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'The Apprentice' has its work cut out for it in L.A.

January 07, 2007|Martin Miller | Times Staff Writer

RELOCATING from his show's New York base for the first time, Donald Trump free associates in tonight's opening episode about the new home for the sixth season of "The Apprentice," Los Angeles.

L.A. is sex, movies and cars, Trump tells his 18 would-be proteges -- another stellar collection of Harvard grads, real estate developers and Internet entrepreneurs, who are largely beautiful, sycophantic and backbiting. None of the aspiring Donalds argue with their new boss' take on the city picked to renew interest in the slumping franchise.

Notably, the quintessential New Yorker left television off his top three City of Angels list -- though, clearly, a forceful case could have been made that sex and cars are better represented in other American cities. And given his penchant for bluntness, it's somewhat surprising that smog, traffic and earthquakes didn't crack his list either.

Maybe if his show regains its blockbuster status, the feat would remind The Donald to at least mention the medium that has probably made him as famous as his real estate or his hair. But even with the West Coast bling and glare, the show faces an uphill struggle to regain its former ratings glory.

In its first-season finale, "The Apprentice" drew an audience of about 28 million. In steady decline since then, the show attracted just over 11 million viewers with its Season 5 finale in June.

But any time Trump is in the game, it's hard to count out the captain of industry and self-promotion. Just in time for this season's inaugural show, Trump came out from under his hair to free associate -- in this instance with Rosie O'Donnell. Some descriptors for the co-host of "The View" that struck Trump were "fat," "loser" and "disgusting."

In a media blitz of the entertainment news outlets, Trump blasted O'Donnell for claiming he'd gone bankrupt, was worth millions, not billions, and had somehow been bailed out of trouble by his father's considerable fortune. Trump's wealth, which he won't divulge, is a touchy subject.

"I'm going to sue Rosie, and it's going to be fun," Trump told a news crew, adding: "Rosie is very lucky to have her girlfriend and she better be careful or I'll send one of my friends over to pick up her girlfriend."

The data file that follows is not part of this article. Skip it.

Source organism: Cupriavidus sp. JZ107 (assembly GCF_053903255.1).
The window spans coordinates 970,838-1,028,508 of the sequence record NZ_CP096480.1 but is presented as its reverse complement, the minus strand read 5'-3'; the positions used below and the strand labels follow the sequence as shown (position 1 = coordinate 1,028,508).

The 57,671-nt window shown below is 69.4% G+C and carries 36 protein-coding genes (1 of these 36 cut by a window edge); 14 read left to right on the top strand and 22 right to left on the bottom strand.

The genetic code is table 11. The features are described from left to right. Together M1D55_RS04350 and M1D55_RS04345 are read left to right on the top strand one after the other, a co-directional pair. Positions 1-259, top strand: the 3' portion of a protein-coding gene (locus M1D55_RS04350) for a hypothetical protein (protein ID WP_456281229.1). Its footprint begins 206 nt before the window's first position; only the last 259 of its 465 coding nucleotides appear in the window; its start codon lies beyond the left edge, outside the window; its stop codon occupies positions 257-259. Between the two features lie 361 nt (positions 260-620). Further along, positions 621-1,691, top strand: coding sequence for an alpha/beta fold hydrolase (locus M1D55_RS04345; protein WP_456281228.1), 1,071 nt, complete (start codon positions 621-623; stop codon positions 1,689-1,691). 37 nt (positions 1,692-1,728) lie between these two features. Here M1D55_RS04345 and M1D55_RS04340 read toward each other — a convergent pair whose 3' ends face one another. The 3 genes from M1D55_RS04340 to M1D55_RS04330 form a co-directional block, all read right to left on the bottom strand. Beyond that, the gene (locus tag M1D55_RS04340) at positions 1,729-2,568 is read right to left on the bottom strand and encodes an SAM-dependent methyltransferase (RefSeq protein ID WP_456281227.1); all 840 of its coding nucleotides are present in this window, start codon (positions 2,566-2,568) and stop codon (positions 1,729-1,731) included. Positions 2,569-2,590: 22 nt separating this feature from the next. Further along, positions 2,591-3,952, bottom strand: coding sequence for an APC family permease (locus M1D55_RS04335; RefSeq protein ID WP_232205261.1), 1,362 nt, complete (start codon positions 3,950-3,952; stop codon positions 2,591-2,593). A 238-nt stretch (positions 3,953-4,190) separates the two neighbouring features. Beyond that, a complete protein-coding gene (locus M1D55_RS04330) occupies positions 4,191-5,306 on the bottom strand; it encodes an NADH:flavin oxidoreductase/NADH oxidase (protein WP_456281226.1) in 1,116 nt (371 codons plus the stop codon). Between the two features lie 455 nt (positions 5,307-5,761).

That's the way The Donald rolls.

The public Trump-O'Donnell spat is meant to crank up the buzz around the show, which after changing nights for the third time, could use it. Tonight's 90-minute episode begins at 9:30, but thereafter the show will return to its usual time slot at 9 p.m.

The show's new time on Sundays pits it against the formidable "Desperate Housewives," which like "The Apprentice" scores some of its best ratings in the coveted 18-49 demographic.

As ever, Trump, in a phone interview, remained confident. "I'm not worried about the 'Housewives,' " he said. "Our audience is young, smart kids of great ambition. We'll be fine."

Trump admitted his show was hurt by "The Apprentice: Martha Stewart," which aired in fall 2005. The Stewart spinoff performed poorly in the ratings and was not renewed, though network officials maintained it was intended only as a one-season installment anyway.

"I was never in favor of Martha, but being the wonderful team player I am, I said, 'OK,' " said Trump. "People were so angry that such a piece of garbage would get the name of 'The Apprentice.' That show was a real disaster."

If Trump's feud with O'Donnell brings viewers into the tent, his show's new twists are meant to keep them there. As if the carrot of a job with Trump weren't enough, the show has a new stick with which to beat its contestants -- sleeping in tents.

A team loss in one of Trump's appointed sales tasks means being banished to the backyard, where the losers must use outdoor showers, portable toilets and tents. Meanwhile, the winning team enjoys the luxury of a mansion off Mulholland Drive.

"It's so brutal," said Trump. "They are lying out there in the grass, then it rains. It gets real sloppy. Let me tell you after five weeks, it's disgusting and you really want to get into the mansion."

Far from the backyard muck will be Trump's children, Donald Jr. and Ivanka, who will again be employed by their father. Both Trump progeny attended the Wharton School of the University of Pennsylvania and will make appearances in the dreaded board room where they'll advise their dad when to say, "You're fired."

But don't get too attached to L.A., said Trump. The show will relocate again, probably to Miami, Las Vegas or Chicago -- cities that are rumored to hold their own with L.A., at least in the sex and cars department.

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